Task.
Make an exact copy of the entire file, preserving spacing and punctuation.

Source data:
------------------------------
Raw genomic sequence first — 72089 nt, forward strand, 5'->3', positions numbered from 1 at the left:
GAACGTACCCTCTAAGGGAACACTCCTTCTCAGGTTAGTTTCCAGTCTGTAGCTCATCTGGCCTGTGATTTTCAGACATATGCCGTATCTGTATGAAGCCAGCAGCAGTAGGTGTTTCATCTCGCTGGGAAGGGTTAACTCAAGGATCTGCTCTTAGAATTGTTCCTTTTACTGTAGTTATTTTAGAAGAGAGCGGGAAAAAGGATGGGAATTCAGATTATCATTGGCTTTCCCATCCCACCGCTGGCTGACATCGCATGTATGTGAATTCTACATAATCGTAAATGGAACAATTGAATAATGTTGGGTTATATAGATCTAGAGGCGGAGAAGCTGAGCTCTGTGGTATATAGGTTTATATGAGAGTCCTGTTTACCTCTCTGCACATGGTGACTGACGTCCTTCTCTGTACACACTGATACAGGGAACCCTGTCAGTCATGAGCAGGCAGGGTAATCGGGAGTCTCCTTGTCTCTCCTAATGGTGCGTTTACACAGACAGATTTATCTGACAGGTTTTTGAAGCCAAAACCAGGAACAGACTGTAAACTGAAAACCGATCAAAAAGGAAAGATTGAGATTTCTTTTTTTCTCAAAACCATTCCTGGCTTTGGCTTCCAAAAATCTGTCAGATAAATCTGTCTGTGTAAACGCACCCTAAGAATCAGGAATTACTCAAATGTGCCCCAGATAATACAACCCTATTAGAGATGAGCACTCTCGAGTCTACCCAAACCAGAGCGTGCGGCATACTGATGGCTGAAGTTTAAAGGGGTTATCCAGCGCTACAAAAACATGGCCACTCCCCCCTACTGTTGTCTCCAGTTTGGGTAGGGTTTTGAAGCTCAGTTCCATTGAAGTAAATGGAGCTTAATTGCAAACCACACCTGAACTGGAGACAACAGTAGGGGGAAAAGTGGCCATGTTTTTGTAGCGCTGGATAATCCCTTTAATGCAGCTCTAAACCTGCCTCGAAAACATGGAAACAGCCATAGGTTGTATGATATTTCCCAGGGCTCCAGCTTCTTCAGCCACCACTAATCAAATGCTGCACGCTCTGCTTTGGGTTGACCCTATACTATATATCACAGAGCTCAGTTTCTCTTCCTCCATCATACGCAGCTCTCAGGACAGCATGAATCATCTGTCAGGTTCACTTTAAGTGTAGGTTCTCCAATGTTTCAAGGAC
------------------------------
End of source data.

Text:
Raw genomic sequence first — 72089 nt, forward strand, 5'->3', positions numbered from 1 at the left:
GAACGTACCCTCTAAGGGAACACTCCTTCTCAGGTTAGTTTCCAGTCTGTAGCTCATCTGGCCTGTGATTTTCAGACATATGCCGTATCTGTATGAAGCCAGCAGCAGTAGGTGTTTCATCTCGCTGGGAAGGGTTAACTCAAGGATCTGCTCTTAGAATTGTTCCTTTTACTGTAGTTATTTTAGAAGAGAGCGGGAAAAAGGATGGGAATTCAGATTATCATTGGCTTTCCCATCCCACCGCTGGCTGACATCGCATGTATGTGAATTCTACATAATCGTAAATGGAACAATTGAATAATGTTGGGTTATATAGATCTAGAGGCGGAGAAGCTGAGCTCTGTGGTATATAGGTTTATATGAGAGTCCTGTTTACCTCTCTGCACATGGTGACTGACGTCCTTCTCTGTACACACTGATACAGGGAACCCTGTCAGTCATGAGCAGGCAGGGTAATCGGGAGTCTCCTTGTCTCTCCTAATGGTGCGTTTACACAGACAGATTTATCTGACAGGTTTTTGAAGCCAAAACCAGGAACAGACTGTAAACTGAAAACCGATCAAAAAGGAAAGATTGAGATTTCTTTTTTTCTCAAAACCATTCCTGGCTTTGGCTTCCAAAAATCTGTCAGATAAATCTGTCTGTGTAAACGCACCCTAAGAATCAGGAATTACTCAAATGTGCCCCAGATAATACAACCCTATTAGAGATGAGCACTCTCGAGTCTACCCAAACCAGAGCGTGCGGCATACTGATGGCTGAAGTTTAAAGGGGTTATCCAGCGCTACAAAAACATGGCCACTCCCCCCTACTGTTGTCTCCAGTTTGGGTAGGGTTTTGAAGCTCAGTTCCATTGAAGTAAATGGAGCTTAATTGCAAACCACACCTGAACTGGAGACAACAGTAGGGGGAAAAGTGGCCATGTTTTTGTAGCGCTGGATAATCCCTTTAATGCAGCTCTAAACCTGCCTCGAAAACATGGAAACAGCCATAGGTTGTATGATATTTCCCAGGGCTCCAGCTTCTTCAGCCACCACTAATCAAATGCTGCACGCTCTGCTTTGGGTTGACCCTATACTATATATCACAGAGCTCAGTTTCTCTTCCTCCATCATACGCAGCTCTCAGGACAGCATGAATCATCTGTCAGGTTCACTTTAAGTGTAGGTTCTCCAATGTTTCAAGGAC